Summary: Our Lord's emotions help guide us in ours if we let Jesus be Lord of our hearts.

Matthew 14

This chapter has three stories from the life and times of Jesus. The first is about how John the Baptist was killed. The second is about how Jesus fed the 5000 with five loaves and two fish. The third is about how Jesus walked on the water and about Peter’s attempt to do the same.

Acts 1:1-2 is Luke’s description of his gospel account. He says: In my former book, Theolophilus, I wrote about all that Jesus began to do and to teach, up until the day he was taken up to heaven… In other words, Luke’s concern in his gospel is to tell us all that Jesus did and taught including, of course, his death, burial and resurrection. What I’d like to consider with you today is another side of Jesus that is not so commonly addressed. That is, what did Jesus feel? What were the emotions of our Lord? One reason to study these things is that all of the rest of scripture points to Jesus’ suffering as the means by which we are saved. Hebrews also reflects on how it was the joy set before Jesus that motivated him to endure the cross, even as he despised the shame. 1 Peter speaks of the sufferings of Christ as our model for Christian living saying that he gave us an example that we should follow in his steps. The prophet Isaiah in the famous chapter 53 speaks of Jesus as the man of sorrows and acquainted with grief. The Psalms speak of Jesus as dealing with his enemies in wrath, and the book of Revelation says specifically concerning those who are not prepared when Jesus comes again that they cry out to the mountains and rocks to fall on them and hide them from the wrath of the Lamb. There are many expressions of Jesus’ feelings in the gospels ranging from anger and frustration to joy and exaltation.

One of the most common words to describe the feelings of Jesus is the word: compassion. This word occurs in reference to Jesus more times in Matthew than in any other gospel and just so happens to occur in our text for today. Matthew 14:14.

Compassion as an English word is a compound word with two parts: the prefix “com” and the root word “passion.” Together these carry the idea of sharing the suffering of someone in such a way as to be moved to help. The Greek word is splanchnizomai and it has to do with the feelings you have in your stomach when you hurt for someone who is in pain. Jesus joins us in humanity so that he can be a compassionate high priest, fully understanding our fleshly experiences in temptation and struggle. Jesus has compassion for us. He is uniquely able to bring us to know God by his identification with us.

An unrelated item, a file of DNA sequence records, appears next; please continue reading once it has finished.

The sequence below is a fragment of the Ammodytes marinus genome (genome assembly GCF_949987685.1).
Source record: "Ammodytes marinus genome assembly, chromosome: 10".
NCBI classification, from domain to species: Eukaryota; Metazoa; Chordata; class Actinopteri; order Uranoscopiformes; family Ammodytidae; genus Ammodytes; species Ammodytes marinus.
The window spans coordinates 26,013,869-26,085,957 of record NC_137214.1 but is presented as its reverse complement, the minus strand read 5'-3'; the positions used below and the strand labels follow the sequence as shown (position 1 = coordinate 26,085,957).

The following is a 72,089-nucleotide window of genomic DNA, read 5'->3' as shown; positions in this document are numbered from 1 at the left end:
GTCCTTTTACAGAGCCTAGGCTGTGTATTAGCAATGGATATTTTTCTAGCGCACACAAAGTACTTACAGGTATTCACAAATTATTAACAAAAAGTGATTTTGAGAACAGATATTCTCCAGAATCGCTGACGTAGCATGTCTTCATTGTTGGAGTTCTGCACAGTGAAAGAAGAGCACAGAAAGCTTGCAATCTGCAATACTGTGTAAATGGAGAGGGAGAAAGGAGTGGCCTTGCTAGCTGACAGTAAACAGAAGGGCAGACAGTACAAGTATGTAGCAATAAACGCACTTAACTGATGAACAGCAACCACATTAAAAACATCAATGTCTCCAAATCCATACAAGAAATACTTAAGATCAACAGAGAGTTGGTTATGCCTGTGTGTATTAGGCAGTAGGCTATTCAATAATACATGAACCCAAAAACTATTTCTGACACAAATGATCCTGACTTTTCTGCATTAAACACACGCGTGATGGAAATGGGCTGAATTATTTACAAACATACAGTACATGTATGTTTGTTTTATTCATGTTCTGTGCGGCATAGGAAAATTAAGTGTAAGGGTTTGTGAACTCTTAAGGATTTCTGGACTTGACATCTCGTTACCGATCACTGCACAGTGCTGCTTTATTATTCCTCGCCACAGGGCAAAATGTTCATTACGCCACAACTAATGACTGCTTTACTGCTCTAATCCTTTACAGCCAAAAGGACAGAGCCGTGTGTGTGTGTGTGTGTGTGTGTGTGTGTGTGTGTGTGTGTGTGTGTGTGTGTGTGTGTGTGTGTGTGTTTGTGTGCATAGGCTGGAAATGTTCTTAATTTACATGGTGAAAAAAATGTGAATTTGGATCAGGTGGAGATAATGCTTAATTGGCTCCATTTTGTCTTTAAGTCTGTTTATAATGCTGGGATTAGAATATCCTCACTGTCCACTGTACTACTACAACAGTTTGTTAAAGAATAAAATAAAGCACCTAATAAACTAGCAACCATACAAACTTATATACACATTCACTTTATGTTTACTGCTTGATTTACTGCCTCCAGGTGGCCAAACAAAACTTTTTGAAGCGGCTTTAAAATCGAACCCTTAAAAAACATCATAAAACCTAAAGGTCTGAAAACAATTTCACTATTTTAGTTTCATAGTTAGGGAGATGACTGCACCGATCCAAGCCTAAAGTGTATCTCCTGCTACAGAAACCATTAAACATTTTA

Historically, there was a time when many in the Christian faith had great difficulty with the concept of Jesus as an emotional being. The Greek theologians who had become Christians in the first century believed that human emotions and feelings were sinful and expressed imperfection. They reasoned that since Jesus was perfect and sinless, he must not have had emotional feelings or passions. For several in the first few centuries of the church it became a goal to rise above any feelings or passions and become perfected by living a life of unemotional commitment to God. Having seen the pitfalls of the passions of the flesh, they sought a rational relationship with God that was stripped of the human fleshly struggles of the emotions. It was sort of a Spock type logical approach to faith and Christian life, for those of you familiar with Star Trek. These early Christians noted how often scriptures spoke of putting away and even crucifying the fleshly passions and desires and how these things were responsible for human failure morally and spiritually even from the beginning in the garden of Eden. I wonder what you think about that? Do any of us here have a problem with fleshly passions? Would any of us here like to be freed from some of those emotional trappings? I know for myself that my emotions often get right in the way of my service to Christ. Sometimes I would like to be free from the ups and downs of the emotional roller coaster of my heart. I really am challenged by the words of Galatians 5:25 and other passages that say: “Those that belong to Christ Jesus have crucified the flesh with its passions and desires.” James tells us that the reason we fall into sin is that we are dragged away and enticed by our own evil desires. James 1:13-15. It specifically says that this never happens with God. He is neither tempted, nor does he tempt us. Is God then, above feelings? Certainly He is above feelings in any fallen, sinful sense, but what we know about God in scripture bears out that God is fully able to experience and express emotions and feelings. In fact, God does so with perfection! He is the God of comfort, compassion and peace. He is also the God of wrath, judgment, and eternal punishment. But in none of these does God cease to be pure and holy, perfect and completely just. In fact, if God could ever come down here and show us what He looks like and feels like, what we would see is Jesus Christ.

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